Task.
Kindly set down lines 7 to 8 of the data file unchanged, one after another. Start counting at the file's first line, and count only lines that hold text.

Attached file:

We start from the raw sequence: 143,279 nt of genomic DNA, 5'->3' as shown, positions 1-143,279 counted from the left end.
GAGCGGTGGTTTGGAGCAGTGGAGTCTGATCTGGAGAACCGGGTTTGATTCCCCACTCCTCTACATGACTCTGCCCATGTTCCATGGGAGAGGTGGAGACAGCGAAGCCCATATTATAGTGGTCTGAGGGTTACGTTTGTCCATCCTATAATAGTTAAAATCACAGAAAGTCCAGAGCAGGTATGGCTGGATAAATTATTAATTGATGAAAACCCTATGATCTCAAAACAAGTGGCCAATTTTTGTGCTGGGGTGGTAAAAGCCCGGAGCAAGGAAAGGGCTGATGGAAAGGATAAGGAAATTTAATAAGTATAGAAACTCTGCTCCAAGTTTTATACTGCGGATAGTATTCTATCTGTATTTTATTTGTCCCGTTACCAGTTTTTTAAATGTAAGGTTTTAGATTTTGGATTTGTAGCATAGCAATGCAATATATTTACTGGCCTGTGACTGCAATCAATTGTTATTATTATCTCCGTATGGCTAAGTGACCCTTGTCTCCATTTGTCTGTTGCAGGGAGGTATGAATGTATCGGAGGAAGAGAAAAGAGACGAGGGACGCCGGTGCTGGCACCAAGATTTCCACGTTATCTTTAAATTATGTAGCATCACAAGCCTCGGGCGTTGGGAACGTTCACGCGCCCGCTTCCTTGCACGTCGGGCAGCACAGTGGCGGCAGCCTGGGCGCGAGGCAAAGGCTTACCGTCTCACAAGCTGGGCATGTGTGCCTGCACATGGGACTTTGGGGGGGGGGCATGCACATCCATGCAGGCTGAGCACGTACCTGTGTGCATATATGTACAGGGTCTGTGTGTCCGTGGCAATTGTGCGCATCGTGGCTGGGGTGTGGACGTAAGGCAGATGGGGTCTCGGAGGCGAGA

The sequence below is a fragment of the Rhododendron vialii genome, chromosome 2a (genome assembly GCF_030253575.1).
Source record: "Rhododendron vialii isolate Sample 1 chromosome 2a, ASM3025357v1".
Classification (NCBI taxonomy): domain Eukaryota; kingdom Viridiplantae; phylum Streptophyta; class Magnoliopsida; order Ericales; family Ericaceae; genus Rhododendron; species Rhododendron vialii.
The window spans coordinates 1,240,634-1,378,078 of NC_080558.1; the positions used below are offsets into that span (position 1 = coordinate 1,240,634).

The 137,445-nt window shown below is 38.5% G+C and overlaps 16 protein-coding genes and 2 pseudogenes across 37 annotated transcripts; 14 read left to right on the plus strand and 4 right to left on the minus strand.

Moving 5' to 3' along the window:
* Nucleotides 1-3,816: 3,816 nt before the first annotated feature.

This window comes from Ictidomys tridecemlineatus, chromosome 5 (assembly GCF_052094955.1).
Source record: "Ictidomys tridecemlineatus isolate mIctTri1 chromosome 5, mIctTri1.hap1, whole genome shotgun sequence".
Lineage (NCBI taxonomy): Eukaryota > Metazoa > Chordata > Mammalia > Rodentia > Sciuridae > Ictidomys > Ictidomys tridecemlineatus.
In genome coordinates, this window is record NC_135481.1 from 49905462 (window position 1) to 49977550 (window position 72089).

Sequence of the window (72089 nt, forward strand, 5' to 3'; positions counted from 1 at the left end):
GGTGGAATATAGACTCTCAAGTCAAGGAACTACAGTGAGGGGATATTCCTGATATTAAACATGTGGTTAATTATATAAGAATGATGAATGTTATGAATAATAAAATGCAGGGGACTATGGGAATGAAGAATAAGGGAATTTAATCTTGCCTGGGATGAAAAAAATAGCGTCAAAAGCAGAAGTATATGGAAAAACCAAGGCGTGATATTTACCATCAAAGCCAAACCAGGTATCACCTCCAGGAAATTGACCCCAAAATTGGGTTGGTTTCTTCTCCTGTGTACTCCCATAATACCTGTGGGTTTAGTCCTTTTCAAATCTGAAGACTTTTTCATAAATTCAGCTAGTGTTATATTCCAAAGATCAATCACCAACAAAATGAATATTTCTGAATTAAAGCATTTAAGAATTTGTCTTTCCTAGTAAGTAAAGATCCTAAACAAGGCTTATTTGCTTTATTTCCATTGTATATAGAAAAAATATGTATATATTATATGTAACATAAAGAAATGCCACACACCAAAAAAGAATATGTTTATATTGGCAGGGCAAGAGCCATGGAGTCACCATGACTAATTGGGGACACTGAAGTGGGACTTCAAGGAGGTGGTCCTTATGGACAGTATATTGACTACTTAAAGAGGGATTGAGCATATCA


The 137,445-nt window shown below is 38.5% G+C and overlaps 16 protein-coding genes and 2 pseudogenes across 37 annotated transcripts; 14 read left to right on the plus strand and 4 right to left on the minus strand.

Moving 5' to 3' along the window: